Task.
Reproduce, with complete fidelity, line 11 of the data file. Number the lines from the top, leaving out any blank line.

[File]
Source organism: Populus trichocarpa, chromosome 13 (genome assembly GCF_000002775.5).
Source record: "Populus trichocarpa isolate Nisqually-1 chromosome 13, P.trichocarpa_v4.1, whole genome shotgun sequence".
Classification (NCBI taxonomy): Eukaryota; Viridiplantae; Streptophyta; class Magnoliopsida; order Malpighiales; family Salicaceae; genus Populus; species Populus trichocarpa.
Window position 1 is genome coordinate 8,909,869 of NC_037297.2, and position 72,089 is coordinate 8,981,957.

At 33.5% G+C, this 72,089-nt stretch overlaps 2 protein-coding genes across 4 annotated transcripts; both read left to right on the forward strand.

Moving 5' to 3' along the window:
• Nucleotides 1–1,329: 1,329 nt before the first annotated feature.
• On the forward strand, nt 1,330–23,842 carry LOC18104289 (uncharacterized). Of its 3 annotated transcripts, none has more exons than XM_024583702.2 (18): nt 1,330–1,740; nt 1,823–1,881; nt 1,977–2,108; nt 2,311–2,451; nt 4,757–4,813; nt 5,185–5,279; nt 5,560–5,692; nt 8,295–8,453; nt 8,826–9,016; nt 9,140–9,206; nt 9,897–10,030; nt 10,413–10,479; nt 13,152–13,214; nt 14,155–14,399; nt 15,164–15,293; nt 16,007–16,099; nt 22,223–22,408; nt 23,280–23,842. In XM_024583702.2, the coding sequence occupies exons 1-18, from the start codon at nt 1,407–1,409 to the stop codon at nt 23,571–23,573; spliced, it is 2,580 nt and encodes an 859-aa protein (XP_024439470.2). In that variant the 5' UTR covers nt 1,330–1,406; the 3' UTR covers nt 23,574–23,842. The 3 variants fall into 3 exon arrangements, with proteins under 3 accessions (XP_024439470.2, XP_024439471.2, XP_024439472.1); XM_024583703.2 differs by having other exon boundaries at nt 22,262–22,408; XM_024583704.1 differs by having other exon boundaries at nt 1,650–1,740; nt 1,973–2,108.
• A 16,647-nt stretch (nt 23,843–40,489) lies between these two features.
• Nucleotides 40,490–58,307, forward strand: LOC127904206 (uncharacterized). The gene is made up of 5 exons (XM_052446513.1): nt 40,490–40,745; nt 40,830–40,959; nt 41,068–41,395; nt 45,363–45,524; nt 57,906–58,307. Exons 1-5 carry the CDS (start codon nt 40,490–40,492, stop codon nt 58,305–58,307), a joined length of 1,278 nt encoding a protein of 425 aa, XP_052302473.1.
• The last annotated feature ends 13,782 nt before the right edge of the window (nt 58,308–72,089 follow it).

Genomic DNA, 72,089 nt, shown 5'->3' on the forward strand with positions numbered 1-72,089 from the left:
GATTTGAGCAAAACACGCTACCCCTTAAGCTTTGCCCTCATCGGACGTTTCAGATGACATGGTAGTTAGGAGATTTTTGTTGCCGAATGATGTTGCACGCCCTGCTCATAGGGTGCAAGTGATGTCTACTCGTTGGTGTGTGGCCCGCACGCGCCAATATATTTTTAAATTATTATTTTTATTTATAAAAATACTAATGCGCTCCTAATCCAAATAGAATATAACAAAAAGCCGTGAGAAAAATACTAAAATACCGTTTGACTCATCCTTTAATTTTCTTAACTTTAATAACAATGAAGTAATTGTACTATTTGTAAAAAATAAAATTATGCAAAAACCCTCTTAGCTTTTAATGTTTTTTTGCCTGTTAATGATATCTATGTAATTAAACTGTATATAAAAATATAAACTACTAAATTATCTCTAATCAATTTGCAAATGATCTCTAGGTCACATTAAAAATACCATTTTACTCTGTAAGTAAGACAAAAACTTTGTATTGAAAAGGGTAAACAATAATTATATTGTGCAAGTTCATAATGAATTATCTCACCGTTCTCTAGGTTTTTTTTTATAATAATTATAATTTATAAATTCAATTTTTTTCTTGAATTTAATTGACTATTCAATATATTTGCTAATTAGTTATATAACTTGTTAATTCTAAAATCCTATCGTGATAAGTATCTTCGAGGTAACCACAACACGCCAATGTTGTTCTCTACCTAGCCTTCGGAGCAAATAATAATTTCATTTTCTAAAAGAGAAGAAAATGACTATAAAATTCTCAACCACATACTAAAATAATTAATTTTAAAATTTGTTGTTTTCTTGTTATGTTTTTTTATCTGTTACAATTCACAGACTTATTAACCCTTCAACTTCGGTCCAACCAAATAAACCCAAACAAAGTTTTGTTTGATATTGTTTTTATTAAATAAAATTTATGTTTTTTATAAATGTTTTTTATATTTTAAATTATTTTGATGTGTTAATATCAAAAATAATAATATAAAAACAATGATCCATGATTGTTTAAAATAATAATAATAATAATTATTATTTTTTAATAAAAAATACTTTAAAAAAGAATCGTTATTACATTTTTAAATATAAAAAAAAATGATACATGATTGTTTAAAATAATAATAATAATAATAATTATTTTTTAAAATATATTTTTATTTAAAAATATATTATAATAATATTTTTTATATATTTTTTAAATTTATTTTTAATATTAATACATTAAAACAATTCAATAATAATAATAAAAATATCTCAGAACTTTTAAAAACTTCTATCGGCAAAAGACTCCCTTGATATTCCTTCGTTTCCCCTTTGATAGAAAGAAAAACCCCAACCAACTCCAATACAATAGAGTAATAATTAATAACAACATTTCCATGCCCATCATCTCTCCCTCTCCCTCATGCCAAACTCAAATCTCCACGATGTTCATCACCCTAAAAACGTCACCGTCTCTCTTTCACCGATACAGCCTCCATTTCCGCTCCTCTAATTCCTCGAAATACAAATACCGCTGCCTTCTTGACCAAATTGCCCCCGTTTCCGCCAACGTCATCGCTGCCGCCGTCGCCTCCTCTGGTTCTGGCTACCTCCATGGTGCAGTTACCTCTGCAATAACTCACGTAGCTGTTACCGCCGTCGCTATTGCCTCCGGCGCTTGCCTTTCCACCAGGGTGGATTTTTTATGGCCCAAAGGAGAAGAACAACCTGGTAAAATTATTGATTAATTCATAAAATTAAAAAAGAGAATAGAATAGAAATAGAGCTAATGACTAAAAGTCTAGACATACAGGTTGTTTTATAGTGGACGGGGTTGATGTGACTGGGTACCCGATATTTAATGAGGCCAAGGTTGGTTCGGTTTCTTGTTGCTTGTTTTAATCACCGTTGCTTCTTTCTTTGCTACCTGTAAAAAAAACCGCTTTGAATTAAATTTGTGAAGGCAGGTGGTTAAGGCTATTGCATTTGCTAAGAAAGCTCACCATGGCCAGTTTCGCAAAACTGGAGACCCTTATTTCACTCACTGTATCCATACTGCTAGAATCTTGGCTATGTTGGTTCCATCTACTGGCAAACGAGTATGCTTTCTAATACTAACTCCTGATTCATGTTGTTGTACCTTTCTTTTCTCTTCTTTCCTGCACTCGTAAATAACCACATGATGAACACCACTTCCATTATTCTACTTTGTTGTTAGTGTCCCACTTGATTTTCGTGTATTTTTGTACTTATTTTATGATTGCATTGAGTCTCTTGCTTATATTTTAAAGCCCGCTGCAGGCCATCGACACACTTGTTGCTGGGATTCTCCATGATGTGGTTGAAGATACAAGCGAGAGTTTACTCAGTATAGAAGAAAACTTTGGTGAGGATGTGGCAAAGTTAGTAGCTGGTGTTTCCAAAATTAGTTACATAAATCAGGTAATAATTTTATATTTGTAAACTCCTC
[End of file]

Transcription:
• The last annotated feature ends 13,782 nt before the right edge of the window (nt 58,308–72,089 follow it).